A beloved child bear many names. The word “IT Architect” is term that is used often and is a term that is covering a lot. We have defined six more specific architect roles to make it more precise which competences that are in demand in the specific activities in the FDA. An ”IT architect” can, in principle, cover one or more (but rarely all) of these six roles. 

Many organizations – especially the public ones – do not have any employees with a title where Architect is part of the title in relation to IT and digitalization. More often, the title is IT Chief, Consultant, Project Manager or Developer. In other organizations – especially in IT vendor companies – you have IT Architects, Solution Architects or Security Architects. You could easily have defined other roles, than the six we describe here. But our goal is to create a connection to the most used Architectural frameworks. The examples above will typically manage one or more of the six roles, that we have defined. On the other hand, the six roles have a responsibility to ensure the solution is well connected and that security is handled in a good way.

The six roles

  • Enterprise Architect – focus on the proactive in maintaining the Enterprise Architecture in order to have overview over the connections and to involve technical experts when needed.
  • Business Architect - focus on analysis, modelling and optimal processes in order to support business processes.
  • Information Architect – focus on information modelling and database structures.
  • Application Architect – focus on applications and services.
  • Technology Architect – focus on the technological infrastructure and the technical sides of databases and applications.
  • Solution Architect - focus on implementation of solutions in the organizations.


FDA do not describe the level of relations between the roles that need to be in place for a project, and does not describe how and if the roles can be combined. It is not likely to have an ”IT Architect” that have all six roles. On the other hand, is it not expected that every organization has (at least) six full year architect employees, hired in.

It is important to notice that the goal is to describe which competences the different roles is expected to have, and even though you will find guidance to what the different roles is named, it is not the goal to discuss titles, specific job profiles or the amount of full-time employees that is needed.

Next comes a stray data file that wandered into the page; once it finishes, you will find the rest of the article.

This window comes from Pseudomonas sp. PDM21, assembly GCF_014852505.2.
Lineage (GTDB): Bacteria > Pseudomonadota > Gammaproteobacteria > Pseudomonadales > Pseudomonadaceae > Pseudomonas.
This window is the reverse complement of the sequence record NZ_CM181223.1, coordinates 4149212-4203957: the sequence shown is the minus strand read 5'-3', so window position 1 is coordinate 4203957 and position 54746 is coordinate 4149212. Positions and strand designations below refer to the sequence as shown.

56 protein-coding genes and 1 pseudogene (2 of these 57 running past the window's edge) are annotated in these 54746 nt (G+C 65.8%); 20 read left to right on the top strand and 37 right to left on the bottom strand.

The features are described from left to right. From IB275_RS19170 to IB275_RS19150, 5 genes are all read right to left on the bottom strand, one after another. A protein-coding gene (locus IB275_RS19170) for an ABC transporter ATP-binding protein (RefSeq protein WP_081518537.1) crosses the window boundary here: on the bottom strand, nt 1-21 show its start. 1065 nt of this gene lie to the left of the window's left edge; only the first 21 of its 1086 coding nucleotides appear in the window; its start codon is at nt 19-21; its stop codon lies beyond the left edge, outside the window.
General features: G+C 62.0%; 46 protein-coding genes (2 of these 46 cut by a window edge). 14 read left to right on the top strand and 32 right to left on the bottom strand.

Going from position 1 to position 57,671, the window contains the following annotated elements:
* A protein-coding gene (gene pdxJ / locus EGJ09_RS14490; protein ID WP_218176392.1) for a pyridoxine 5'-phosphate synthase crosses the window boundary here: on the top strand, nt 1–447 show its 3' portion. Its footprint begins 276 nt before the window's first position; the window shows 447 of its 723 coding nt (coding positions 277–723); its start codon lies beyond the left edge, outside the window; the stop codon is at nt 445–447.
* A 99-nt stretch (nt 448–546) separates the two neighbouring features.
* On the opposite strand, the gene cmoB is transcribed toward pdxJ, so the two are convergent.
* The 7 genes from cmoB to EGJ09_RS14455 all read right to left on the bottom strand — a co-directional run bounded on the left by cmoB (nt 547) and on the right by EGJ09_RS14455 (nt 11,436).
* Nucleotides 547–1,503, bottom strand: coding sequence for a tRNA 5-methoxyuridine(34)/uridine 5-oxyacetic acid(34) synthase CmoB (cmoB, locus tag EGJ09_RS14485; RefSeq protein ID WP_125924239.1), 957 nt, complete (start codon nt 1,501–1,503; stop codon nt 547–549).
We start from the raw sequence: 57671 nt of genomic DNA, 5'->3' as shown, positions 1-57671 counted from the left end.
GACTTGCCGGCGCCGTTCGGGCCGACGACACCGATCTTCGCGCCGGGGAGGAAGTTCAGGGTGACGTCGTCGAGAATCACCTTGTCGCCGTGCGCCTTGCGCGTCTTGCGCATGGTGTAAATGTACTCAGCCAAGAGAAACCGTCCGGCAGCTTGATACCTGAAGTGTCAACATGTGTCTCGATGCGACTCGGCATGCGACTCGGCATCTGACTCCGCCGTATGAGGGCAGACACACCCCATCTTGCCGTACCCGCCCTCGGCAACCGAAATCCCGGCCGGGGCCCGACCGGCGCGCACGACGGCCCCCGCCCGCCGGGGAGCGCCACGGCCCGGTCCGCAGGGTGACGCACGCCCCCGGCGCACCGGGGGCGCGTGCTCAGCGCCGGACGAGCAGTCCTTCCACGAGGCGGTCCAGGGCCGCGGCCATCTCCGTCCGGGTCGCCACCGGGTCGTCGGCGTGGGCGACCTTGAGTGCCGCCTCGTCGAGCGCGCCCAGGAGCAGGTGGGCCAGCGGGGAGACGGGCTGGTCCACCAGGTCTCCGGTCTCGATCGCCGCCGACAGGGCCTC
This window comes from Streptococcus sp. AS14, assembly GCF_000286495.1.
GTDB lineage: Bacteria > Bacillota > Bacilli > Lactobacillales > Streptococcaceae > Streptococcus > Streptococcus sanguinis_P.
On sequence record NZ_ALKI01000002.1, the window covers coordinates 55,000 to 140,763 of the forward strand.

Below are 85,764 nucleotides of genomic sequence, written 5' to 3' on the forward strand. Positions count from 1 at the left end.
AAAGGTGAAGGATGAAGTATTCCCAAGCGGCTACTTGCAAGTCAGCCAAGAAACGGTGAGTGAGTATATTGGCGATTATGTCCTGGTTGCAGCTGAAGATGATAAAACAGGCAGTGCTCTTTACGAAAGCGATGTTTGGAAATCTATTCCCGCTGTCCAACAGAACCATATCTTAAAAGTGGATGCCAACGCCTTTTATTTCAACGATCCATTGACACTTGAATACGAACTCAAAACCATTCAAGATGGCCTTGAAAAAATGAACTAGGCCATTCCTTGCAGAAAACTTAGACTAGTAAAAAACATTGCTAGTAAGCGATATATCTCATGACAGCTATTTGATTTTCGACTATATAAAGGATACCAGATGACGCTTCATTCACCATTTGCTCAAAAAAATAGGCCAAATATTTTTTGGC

The need for the roles is dependant of the kind of architecture project that needs to be done. If there only is limited need for a specific competence, it might be worthwhile to hire in an external, whereas it will make sense to hire, or use, internal resources to the more broadly used roles in the architectural project.

About the role descriptions

Each role is described completely systematically and aligned, with the following point:

  • Description – what is the exact and most important architect roles tasks in the Architecture project?
  • Competence profile – which competences will the role typically have?
  • Good advice – further statement to whom that will typically possess the role.



The roles are made with input from different sources and methods like TOGAF and FDA, literature and experience, that is found relevant to be used in an Enterprise Architecture project.

The six roles are weighted based on two business related-, six general- and three technical competences. The competence levels are weighted on a scale from 0 – 5, where 1 is no knowledge (not relevant) and 5 is an expert (need high class competences). We have used half measures as well, to be more precise in the measure of competences.

Last updated 2020-12-23 by the Advisory Board for Danish IT Society Architecture Certification.


Competence Levels